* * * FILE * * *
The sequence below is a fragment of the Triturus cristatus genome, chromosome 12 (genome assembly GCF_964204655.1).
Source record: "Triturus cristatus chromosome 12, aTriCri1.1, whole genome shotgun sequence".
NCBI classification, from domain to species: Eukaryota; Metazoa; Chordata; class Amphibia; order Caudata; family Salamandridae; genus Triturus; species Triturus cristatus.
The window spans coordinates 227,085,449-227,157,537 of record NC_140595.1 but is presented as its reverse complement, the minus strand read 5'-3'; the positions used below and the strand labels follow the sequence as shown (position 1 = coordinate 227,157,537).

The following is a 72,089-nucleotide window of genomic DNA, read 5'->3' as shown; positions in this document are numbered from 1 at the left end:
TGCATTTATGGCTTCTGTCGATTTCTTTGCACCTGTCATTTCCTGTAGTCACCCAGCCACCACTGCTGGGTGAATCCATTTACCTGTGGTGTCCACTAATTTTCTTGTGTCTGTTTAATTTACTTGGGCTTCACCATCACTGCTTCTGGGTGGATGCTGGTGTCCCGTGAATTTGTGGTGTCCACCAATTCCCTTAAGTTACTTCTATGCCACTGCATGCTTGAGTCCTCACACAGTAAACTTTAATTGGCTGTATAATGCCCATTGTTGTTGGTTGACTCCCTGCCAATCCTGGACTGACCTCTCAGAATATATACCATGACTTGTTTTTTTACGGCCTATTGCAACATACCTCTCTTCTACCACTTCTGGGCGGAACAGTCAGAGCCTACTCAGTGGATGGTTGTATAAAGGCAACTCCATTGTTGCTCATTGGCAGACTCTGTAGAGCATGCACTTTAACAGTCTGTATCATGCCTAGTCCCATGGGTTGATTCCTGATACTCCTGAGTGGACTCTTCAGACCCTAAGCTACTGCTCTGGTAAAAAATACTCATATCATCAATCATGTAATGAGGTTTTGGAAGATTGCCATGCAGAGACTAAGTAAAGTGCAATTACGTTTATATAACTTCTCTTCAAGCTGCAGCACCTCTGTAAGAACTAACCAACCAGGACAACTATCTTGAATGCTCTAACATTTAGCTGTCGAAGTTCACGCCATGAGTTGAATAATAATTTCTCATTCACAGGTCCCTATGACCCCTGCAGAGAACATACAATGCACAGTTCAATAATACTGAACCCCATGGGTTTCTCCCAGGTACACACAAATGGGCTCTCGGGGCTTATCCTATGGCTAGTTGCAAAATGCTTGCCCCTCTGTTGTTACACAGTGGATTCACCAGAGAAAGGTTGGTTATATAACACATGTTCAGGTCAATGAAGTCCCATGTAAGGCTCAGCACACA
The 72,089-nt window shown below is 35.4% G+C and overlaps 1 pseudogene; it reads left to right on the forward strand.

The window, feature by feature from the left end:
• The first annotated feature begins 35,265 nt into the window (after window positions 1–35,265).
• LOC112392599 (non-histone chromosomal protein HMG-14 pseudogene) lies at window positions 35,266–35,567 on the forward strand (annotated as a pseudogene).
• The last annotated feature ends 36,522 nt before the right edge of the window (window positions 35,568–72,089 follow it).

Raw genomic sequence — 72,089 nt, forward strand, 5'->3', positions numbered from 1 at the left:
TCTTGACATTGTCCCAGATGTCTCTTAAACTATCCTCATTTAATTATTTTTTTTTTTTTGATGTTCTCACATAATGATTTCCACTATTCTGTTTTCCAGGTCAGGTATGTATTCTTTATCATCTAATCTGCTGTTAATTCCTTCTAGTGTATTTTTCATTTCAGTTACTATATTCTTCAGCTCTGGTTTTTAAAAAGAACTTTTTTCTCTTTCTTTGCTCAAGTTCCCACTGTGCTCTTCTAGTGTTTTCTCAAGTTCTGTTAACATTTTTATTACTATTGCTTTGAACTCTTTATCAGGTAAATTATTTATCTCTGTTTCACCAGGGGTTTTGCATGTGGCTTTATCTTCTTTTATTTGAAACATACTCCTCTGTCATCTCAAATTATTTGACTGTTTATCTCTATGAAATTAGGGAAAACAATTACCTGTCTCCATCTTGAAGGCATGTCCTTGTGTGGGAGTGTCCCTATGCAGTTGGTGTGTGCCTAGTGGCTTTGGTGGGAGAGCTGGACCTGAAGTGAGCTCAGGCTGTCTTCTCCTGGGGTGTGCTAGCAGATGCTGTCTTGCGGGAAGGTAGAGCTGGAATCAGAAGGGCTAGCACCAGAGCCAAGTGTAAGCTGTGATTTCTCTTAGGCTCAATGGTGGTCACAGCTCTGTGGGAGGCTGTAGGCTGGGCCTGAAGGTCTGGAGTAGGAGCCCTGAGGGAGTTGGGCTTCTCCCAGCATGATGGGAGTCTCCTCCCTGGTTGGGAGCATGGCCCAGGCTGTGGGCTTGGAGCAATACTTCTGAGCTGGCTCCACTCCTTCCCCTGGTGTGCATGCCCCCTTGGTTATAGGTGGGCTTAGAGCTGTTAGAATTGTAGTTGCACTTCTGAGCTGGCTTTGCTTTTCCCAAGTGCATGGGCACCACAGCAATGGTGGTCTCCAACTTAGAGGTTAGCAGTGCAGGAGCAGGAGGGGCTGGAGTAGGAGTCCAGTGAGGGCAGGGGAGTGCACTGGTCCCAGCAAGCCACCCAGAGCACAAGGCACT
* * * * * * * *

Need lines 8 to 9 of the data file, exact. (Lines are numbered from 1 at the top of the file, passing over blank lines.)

The window, feature by feature from the left end:
• The first annotated feature begins 35,265 nt into the window (after window positions 1–35,265).